My ODROID-C2 Docker Swarm: Part 1 – Swarm Mode Features

Docker Swarm Figure 0

Docker introduced swarm mode in version 1.12.x to enable the deployment of containers on multiple docker hosts. Swarm mode provides cluster management and service orchestration capabilities including service discovery and service scaling, among other things, using overlay networks and an in-built load balancer respectively. These are mandatory features for the enterprise as there is a limit to the number of containers one can deploy on a single docker host. For a high level architectural description of swarm mode, please read my previous article published in the November 2016 issue of ODROID Magazine at http://bit.ly/2wiTVXM.

Several months ago, I was experimenting with Docker’s swarm mode on my five board ODROID-C2 cluster. I was able to start multiple Docker containers on multiple docker hosts but neither overlay network, routing mesh, nor load balancing were working in swarm mode. I tried using different versions of docker (1.12.x and 1.13.x) compiled on my ODROID-C2 to no avail. I also tried running Kubernetes on my ODROID-C2 cluster. Again the networking part of Kubernetes did not work. I suspected that the kernel was missing certain modules needed for Docker and Kubernetes networking. Due to this, I stopped my experimentation until now. What rekindled my passion to get Docker swarm mode working was seeing my hardware not being used: an ODROID VU7 multi-touch screen and a VuShell for VU7.

I assembled the VU7 screen and an ODROID-C1+ with the VuShell enclosure. Then I thought to myself, why not put my ODROID-C2 cluster there as well? You can see the screen displaying a soft keyboard in the Figure 1. All ODROID single board computers are connected together with an 8-port gigabit Ethernet switch, and an SSD is also put inside the VuShell enclosure. The ODROID cardboard box houses the power supply. The tiny wireless router uses Wireless Distribution System, WDS, to connect to my main router to provide Ethernet Internet access for all the ODROIDs housed in the VuShell, because they don’t have built-in WiFi.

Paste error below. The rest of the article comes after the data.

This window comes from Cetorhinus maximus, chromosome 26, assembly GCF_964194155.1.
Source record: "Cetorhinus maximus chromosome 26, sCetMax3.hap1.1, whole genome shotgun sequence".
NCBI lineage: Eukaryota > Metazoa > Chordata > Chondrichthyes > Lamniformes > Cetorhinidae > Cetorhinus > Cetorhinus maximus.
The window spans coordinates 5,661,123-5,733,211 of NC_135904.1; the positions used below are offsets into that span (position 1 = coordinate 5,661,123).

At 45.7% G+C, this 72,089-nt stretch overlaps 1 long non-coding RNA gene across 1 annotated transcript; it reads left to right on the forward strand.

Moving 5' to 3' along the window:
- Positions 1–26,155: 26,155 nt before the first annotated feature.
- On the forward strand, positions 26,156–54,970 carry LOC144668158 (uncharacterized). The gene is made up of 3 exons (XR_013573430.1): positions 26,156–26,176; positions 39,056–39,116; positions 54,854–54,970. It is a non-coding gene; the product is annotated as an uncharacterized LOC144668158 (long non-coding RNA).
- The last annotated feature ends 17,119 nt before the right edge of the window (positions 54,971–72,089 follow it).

Figure 1 – A Docker swam cluster using the ODROID-VU shell as a case

Hardkernel’s Ubuntu 16.04 OS
I had the suspicion that the cause for Docker’s swarm mode not working in previous attempts was due to some missing or incompatible kernel modules in the OS. So, I decided to switch to another OS. I noticed that Hardkernel recently released Ubuntu 16.04 (v2.3) for the ODROID-C2 so I gave it a try. The earlier version of Hardkernel’s Ubuntu OS that I tried months earlier was unstable, but the current release worked without any issues. I was happy and told myself that this time it might work!

To make things easier, I installed and configured the following packages:

  • parallel-ssh on the docker manager to allow me to issue commands once from the docker manager to be executed on all nodes
  • nfs-kernel-server on the manager and nfs-common on all nodes
  • curl on the manager for testing
  • dnsutils on all nodes

I also generated SSH keys for the “odroid” and “root” users on all members of the cluster, so that they can SSH into each other without a password.

Docker Swarm Mode Reboot
I installed docker.io using apt-get and did a quick “docker run” test using my httpd image, and it worked. I wanted to try out the swarm mode next to see if it will work with the new OS. Here is a screenshot of the versions of software being used. It is interesting to note that Hardkernel’s Ubuntu distribution came with zram pre-installed for swap, which is handy.

Figure 2 – Docker showing the versions of all of the current software

Creating a Swarm
The host names and static IP addresses for my swarm hosts are:

  • c2-swarm-00 – 192.168.1.100 (manager)
  • c2-swarm-01 – 192.168.1.101 (node 1)
  • c2-swarm-02 – 192.168.1.102 (node 2)
  • c2-swarm-03 – 192.168.1.103 (node 3)
  • c2-swarm-04 – 192.168.1.104 (node 4)

Only c2-swarm-00 has a SSD drive connected, but the file system is shared using NFS.

A node is a docker host participating in a swarm. A manager node is where you submit a service definition and it schedules the service to run as tasks on worker nodes. Worker nodes receive and execute tasks scheduled by a manager node. A manager node, by default, is also a worker node unless explicitly configured not to execute tasks. Multiple master and worker nodes can be set up in a swarm to provide High Availability (HA). To bring up swarm mode, issue the following command on the manager:

$ docker swarm init --advertise-addr 192.168.1.100

which returns:

swarm initialized: current mode
(8jw6y313hmt3vfa1me1dinro) is now a manager

To add a worker to this swarm, run the following command on each node:

$ docker swarm join --token SWMTKN-1-2gvqzfx48uw8zcokwl5033iwdel2rl9n96lc0wj1qso7lrztub-aokk5xcm5v7c4usmeswsgg1k 192.168.1.100:2377